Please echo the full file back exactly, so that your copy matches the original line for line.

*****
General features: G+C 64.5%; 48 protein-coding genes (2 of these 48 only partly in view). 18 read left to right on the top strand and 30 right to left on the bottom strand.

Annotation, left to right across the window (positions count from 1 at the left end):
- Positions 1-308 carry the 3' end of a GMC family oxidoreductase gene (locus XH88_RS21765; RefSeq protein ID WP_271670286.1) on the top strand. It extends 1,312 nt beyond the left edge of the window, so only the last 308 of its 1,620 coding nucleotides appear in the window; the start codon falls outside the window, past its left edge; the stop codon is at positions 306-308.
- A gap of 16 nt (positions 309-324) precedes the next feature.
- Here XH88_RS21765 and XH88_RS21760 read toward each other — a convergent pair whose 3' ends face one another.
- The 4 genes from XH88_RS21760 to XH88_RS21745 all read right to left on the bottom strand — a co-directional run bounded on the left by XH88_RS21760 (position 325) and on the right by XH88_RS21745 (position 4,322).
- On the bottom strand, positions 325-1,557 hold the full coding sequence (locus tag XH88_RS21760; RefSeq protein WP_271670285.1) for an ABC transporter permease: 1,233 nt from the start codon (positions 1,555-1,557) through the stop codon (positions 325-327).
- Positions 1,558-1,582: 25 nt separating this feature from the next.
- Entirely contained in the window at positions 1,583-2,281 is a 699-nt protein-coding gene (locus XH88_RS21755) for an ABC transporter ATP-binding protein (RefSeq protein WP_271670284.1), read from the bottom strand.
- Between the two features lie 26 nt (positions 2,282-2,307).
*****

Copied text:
General features: G+C 64.5%; 48 protein-coding genes (2 of these 48 only partly in view). 18 read left to right on the top strand and 30 right to left on the bottom strand.

Annotation, left to right across the window (positions count from 1 at the left end):
- Positions 1-308 carry the 3' end of a GMC family oxidoreductase gene (locus XH88_RS21765; RefSeq protein ID WP_271670286.1) on the top strand. It extends 1,312 nt beyond the left edge of the window, so only the last 308 of its 1,620 coding nucleotides appear in the window; the start codon falls outside the window, past its left edge; the stop codon is at positions 306-308.
- A gap of 16 nt (positions 309-324) precedes the next feature.
- Here XH88_RS21765 and XH88_RS21760 read toward each other — a convergent pair whose 3' ends face one another.
- The 4 genes from XH88_RS21760 to XH88_RS21745 all read right to left on the bottom strand — a co-directional run bounded on the left by XH88_RS21760 (position 325) and on the right by XH88_RS21745 (position 4,322).
- On the bottom strand, positions 325-1,557 hold the full coding sequence (locus tag XH88_RS21760; RefSeq protein WP_271670285.1) for an ABC transporter permease: 1,233 nt from the start codon (positions 1,555-1,557) through the stop codon (positions 325-327).
- Positions 1,558-1,582: 25 nt separating this feature from the next.
- Entirely contained in the window at positions 1,583-2,281 is a 699-nt protein-coding gene (locus XH88_RS21755) for an ABC transporter ATP-binding protein (RefSeq protein WP_271670284.1), read from the bottom strand.
- Between the two features lie 26 nt (positions 2,282-2,307).